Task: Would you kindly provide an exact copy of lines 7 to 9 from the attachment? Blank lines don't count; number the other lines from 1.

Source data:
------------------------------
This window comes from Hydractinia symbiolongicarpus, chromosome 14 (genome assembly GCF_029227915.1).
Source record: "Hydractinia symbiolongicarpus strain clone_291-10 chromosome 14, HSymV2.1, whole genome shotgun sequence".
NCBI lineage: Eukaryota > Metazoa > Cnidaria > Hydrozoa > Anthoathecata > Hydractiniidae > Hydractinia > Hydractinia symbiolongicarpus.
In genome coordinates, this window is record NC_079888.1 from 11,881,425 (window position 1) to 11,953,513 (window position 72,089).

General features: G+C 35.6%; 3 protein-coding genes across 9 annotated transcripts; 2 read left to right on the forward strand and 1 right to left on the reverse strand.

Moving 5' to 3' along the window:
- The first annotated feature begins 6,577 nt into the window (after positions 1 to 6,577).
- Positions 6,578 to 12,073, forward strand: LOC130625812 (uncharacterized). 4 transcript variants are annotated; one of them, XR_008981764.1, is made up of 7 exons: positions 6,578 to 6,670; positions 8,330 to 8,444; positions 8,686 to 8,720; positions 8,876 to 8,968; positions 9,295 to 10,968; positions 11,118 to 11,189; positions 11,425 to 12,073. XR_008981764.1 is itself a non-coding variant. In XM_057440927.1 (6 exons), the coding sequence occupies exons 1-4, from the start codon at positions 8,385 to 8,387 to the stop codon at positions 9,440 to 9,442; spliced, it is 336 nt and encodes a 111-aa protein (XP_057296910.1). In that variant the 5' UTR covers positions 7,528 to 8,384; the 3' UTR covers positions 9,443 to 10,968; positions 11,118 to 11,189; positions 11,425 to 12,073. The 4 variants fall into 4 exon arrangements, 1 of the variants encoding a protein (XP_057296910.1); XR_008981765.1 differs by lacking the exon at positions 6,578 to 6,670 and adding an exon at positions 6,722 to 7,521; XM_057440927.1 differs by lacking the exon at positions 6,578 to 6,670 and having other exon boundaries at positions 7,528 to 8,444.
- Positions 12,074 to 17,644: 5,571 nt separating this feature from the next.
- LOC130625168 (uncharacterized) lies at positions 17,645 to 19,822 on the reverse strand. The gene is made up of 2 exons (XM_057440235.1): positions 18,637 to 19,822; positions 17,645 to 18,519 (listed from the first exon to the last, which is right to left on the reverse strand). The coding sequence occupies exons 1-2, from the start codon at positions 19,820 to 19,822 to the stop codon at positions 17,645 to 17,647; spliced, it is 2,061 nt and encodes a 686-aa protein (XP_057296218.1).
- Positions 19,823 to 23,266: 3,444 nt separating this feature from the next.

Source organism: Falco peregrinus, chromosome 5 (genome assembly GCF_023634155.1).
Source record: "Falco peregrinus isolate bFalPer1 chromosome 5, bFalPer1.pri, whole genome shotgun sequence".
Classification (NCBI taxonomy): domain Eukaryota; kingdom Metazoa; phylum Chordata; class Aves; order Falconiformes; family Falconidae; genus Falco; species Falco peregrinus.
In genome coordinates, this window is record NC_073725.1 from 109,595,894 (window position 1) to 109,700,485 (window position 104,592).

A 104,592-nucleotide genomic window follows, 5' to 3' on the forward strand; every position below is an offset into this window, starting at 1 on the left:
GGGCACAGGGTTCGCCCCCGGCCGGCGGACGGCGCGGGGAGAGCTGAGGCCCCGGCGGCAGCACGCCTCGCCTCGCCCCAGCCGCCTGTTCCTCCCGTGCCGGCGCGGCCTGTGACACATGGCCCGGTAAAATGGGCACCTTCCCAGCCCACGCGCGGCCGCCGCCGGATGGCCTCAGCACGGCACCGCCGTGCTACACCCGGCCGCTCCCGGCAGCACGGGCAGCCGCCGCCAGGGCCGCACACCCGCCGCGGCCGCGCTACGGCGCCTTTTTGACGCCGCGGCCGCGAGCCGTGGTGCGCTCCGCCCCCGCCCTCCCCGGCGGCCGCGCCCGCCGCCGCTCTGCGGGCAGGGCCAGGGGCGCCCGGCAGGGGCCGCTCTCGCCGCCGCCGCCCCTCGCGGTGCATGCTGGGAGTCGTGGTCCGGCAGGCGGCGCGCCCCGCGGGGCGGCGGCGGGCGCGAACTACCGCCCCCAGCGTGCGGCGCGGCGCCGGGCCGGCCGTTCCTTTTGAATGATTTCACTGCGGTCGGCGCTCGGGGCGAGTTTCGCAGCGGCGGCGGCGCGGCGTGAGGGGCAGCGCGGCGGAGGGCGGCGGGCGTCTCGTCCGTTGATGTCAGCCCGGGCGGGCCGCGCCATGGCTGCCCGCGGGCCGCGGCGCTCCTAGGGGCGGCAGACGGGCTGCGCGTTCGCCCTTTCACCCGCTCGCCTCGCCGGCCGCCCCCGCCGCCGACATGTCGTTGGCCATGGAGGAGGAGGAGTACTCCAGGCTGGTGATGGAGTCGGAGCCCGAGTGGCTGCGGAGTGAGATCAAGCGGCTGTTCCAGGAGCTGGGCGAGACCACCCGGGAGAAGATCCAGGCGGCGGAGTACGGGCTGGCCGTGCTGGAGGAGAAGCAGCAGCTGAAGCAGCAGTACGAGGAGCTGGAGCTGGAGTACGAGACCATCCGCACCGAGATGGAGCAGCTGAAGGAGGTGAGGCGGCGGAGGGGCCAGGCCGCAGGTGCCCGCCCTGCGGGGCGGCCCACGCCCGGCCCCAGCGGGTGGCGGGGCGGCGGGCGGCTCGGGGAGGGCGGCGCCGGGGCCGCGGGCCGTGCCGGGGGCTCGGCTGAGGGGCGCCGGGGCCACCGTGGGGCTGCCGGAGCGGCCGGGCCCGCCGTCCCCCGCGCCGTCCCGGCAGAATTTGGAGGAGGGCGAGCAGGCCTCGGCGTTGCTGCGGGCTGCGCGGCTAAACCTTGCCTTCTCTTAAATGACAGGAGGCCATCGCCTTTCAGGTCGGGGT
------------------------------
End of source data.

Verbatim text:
- The first annotated feature begins 6,577 nt into the window (after positions 1 to 6,577).
- Positions 6,578 to 12,073, forward strand: LOC130625812 (uncharacterized). 4 transcript variants are annotated; one of them, XR_008981764.1, is made up of 7 exons: positions 6,578 to 6,670; positions 8,330 to 8,444; positions 8,686 to 8,720; positions 8,876 to 8,968; positions 9,295 to 10,968; positions 11,118 to 11,189; positions 11,425 to 12,073. XR_008981764.1 is itself a non-coding variant. In XM_057440927.1 (6 exons), the coding sequence occupies exons 1-4, from the start codon at positions 8,385 to 8,387 to the stop codon at positions 9,440 to 9,442; spliced, it is 336 nt and encodes a 111-aa protein (XP_057296910.1). In that variant the 5' UTR covers positions 7,528 to 8,384; the 3' UTR covers positions 9,443 to 10,968; positions 11,118 to 11,189; positions 11,425 to 12,073. The 4 variants fall into 4 exon arrangements, 1 of the variants encoding a protein (XP_057296910.1); XR_008981765.1 differs by lacking the exon at positions 6,578 to 6,670 and adding an exon at positions 6,722 to 7,521; XM_057440927.1 differs by lacking the exon at positions 6,578 to 6,670 and having other exon boundaries at positions 7,528 to 8,444.
- Positions 12,074 to 17,644: 5,571 nt separating this feature from the next.